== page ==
- Failing to notify the transposition of EU rules on excise duties on alcohol and alcoholic beverages, which facilitate access for small and artisan producers to lower excise duty rates, among other provisions. Member States and the UK in respect of Northern Ireland were required to transpose this Directive by 31 December 2021. Non-implementation of these rules poses a fiscal risk to the EU (i.e. excise duties not levied or levied at a lower rate than in the EU) in relation to the excise duties to be paid on movements of alcohol and alcoholic beverages to/from Northern Ireland. Any divergence from EU harmonised excise duties would also distort competition in the supply of those goods within the Single Market.
- Failing to implement EU rules on Value Added Tax (VAT) for e-commerce, namely the Import One-Stop Shop (IOSS). The IOSS is a special scheme that businesses can use since 1 July 2021 to comply with their VAT obligations on distance sales of imported goods. It allows suppliers and electronic interfaces selling imported goods not exceeding €150 to buyers in the EU to declare and pay the VAT via the tax authorities of one Member State instead of having to register in every Member State into which they sell. For EU consumers, this means a lot more transparency: when buying from either an EU or a non-EU seller or platform registered in the One Stop Shop, VAT is part of the price paid to the seller. To date, the UK in respect of Northern Ireland has not taken the necessary IT measures to implement the IOSS. This in turn poses a fiscal risk to the EU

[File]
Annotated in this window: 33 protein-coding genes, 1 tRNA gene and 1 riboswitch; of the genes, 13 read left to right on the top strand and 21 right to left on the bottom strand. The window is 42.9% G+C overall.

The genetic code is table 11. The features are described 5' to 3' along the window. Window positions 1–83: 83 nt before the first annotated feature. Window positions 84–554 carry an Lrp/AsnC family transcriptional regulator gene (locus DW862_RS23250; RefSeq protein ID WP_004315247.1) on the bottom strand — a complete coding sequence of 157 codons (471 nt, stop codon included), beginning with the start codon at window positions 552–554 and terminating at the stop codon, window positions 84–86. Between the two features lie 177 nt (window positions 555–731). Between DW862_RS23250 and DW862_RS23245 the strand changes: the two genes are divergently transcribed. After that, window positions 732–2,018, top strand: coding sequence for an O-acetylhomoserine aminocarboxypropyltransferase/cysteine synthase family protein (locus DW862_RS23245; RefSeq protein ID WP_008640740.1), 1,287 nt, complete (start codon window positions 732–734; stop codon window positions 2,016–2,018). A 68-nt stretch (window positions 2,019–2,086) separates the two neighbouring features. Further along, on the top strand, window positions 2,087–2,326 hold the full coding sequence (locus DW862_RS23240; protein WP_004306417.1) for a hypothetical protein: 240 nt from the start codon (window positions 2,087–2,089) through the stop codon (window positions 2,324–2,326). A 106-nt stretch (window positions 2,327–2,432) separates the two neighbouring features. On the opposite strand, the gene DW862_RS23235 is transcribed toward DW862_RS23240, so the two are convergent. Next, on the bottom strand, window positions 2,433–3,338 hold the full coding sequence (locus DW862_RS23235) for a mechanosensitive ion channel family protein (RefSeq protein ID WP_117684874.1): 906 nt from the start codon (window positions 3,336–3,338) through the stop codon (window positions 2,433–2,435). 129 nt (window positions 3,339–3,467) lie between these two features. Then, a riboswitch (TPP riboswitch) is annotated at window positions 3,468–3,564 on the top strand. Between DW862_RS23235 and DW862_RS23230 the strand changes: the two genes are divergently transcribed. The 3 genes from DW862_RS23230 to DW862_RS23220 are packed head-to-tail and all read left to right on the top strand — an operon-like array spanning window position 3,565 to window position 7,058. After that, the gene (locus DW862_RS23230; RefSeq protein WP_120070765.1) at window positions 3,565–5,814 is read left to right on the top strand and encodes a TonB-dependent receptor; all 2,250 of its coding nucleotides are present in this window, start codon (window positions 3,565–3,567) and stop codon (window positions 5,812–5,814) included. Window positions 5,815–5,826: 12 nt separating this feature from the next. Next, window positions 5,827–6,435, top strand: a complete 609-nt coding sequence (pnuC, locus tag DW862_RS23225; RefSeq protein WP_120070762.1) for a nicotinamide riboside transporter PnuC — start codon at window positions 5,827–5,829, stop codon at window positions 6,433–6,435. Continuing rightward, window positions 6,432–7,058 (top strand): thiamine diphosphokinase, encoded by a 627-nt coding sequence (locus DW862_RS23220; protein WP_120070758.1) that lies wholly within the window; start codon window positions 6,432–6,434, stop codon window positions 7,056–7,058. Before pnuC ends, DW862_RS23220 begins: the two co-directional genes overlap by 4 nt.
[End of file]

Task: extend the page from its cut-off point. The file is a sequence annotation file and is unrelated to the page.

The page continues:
Today’s decision marks the beginning of formal infringement procedures, as set out in Article 12(4) of the Protocol, in conjunction with Article 258 of the Treaty on the Functioning of the European Union. The letters sent to the UK request its authorities to take swift remedial actions to restore compliance with the terms of the Protocol. The UK has two months to reply to the letters, after which the Commission stands ready to take further measures.
The European Union wishes to have a positive and stable relationship with the United Kingdom. This relationship must be based on the full respect of the legally binding commitments that the two sides have made to one another, based on the implementation of the Withdrawal Agreement and the Trade and Cooperation Agreement. Both parties negotiated, agreed and ratified these agreements.
After long and intensive discussions between the EU and the UK, the Protocol is the best solution found jointly to reconcile the challenges created by Brexit, and by the type of Brexit chosen by the UK government. The Protocol is an integral part of the Withdrawal Agreement. It avoids a hard border on the island of Ireland, protects the 1998 Good Friday (Belfast) Agreement in all its dimensions, and ensures the integrity of the EU’s Single Market.
The EU has shown understanding for the practical difficulties of implementing the Protocol, demonstrating that solutions can be found within its framework.